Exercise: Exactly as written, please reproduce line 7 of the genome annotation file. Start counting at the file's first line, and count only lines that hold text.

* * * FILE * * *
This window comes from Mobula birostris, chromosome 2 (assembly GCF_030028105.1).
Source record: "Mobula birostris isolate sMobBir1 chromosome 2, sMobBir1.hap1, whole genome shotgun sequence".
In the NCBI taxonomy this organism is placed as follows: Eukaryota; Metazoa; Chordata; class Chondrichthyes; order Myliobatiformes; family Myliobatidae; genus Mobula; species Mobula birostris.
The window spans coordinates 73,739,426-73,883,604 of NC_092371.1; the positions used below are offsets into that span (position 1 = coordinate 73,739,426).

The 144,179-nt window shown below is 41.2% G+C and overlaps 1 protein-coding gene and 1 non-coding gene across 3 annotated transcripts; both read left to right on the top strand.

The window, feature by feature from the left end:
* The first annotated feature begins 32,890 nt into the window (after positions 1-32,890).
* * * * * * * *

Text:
* The first annotated feature begins 32,890 nt into the window (after positions 1-32,890).